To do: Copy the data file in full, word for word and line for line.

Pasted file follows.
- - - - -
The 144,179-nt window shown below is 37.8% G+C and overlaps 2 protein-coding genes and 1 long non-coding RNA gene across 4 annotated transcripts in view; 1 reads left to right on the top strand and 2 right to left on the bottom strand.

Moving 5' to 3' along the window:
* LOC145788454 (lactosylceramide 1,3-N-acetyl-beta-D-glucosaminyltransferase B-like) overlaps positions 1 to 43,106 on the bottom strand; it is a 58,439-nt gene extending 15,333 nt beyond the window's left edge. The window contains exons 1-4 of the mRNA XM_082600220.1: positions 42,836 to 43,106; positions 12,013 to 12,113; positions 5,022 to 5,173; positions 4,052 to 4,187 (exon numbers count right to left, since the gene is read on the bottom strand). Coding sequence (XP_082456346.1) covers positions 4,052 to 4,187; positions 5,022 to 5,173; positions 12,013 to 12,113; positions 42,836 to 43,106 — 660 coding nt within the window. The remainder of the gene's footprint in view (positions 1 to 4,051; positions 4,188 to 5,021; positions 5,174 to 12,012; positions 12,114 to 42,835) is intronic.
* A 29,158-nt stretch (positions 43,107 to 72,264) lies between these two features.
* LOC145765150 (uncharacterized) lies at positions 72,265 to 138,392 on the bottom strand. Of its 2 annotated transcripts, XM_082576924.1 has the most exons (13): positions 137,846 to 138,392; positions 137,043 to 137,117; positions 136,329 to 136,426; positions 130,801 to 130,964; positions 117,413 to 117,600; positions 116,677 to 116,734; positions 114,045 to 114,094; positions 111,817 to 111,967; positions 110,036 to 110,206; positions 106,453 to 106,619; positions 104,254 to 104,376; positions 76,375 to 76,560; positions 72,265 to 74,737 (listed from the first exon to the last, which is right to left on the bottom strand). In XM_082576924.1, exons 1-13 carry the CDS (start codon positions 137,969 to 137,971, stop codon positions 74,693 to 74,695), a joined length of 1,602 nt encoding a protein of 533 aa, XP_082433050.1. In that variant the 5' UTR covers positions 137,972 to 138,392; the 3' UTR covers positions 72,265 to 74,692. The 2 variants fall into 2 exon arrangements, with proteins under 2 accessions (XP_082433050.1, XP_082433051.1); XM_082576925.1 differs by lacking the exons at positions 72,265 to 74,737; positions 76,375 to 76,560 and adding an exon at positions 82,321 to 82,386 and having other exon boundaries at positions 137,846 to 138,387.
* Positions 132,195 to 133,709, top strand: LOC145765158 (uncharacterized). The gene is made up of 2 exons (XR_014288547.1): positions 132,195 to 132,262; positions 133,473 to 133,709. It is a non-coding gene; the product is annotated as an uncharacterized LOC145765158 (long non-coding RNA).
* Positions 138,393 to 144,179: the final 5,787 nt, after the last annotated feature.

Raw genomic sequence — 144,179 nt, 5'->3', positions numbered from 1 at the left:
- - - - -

The 144,179-nt window shown below is 37.8% G+C and overlaps 2 protein-coding genes and 1 long non-coding RNA gene across 4 annotated transcripts in view; 1 reads left to right on the top strand and 2 right to left on the bottom strand.

Moving 5' to 3' along the window:
* LOC145788454 (lactosylceramide 1,3-N-acetyl-beta-D-glucosaminyltransferase B-like) overlaps positions 1 to 43,106 on the bottom strand; it is a 58,439-nt gene extending 15,333 nt beyond the window's left edge. The window contains exons 1-4 of the mRNA XM_082600220.1: positions 42,836 to 43,106; positions 12,013 to 12,113; positions 5,022 to 5,173; positions 4,052 to 4,187 (exon numbers count right to left, since the gene is read on the bottom strand). Coding sequence (XP_082456346.1) covers positions 4,052 to 4,187; positions 5,022 to 5,173; positions 12,013 to 12,113; positions 42,836 to 43,106 — 660 coding nt within the window. The remainder of the gene's footprint in view (positions 1 to 4,051; positions 4,188 to 5,021; positions 5,174 to 12,012; positions 12,114 to 42,835) is intronic.
* A 29,158-nt stretch (positions 43,107 to 72,264) lies between these two features.
* LOC145765150 (uncharacterized) lies at positions 72,265 to 138,392 on the bottom strand. Of its 2 annotated transcripts, XM_082576924.1 has the most exons (13): positions 137,846 to 138,392; positions 137,043 to 137,117; positions 136,329 to 136,426; positions 130,801 to 130,964; positions 117,413 to 117,600; positions 116,677 to 116,734; positions 114,045 to 114,094; positions 111,817 to 111,967; positions 110,036 to 110,206; positions 106,453 to 106,619; positions 104,254 to 104,376; positions 76,375 to 76,560; positions 72,265 to 74,737 (listed from the first exon to the last, which is right to left on the bottom strand). In XM_082576924.1, exons 1-13 carry the CDS (start codon positions 137,969 to 137,971, stop codon positions 74,693 to 74,695), a joined length of 1,602 nt encoding a protein of 533 aa, XP_082433050.1. In that variant the 5' UTR covers positions 137,972 to 138,392; the 3' UTR covers positions 72,265 to 74,692. The 2 variants fall into 2 exon arrangements, with proteins under 2 accessions (XP_082433050.1, XP_082433051.1); XM_082576925.1 differs by lacking the exons at positions 72,265 to 74,737; positions 76,375 to 76,560 and adding an exon at positions 82,321 to 82,386 and having other exon boundaries at positions 137,846 to 138,387.
* Positions 132,195 to 133,709, top strand: LOC145765158 (uncharacterized). The gene is made up of 2 exons (XR_014288547.1): positions 132,195 to 132,262; positions 133,473 to 133,709. It is a non-coding gene; the product is annotated as an uncharacterized LOC145765158 (long non-coding RNA).
* Positions 138,393 to 144,179: the final 5,787 nt, after the last annotated feature.

Raw genomic sequence — 144,179 nt, 5'->3', positions numbered from 1 at the left: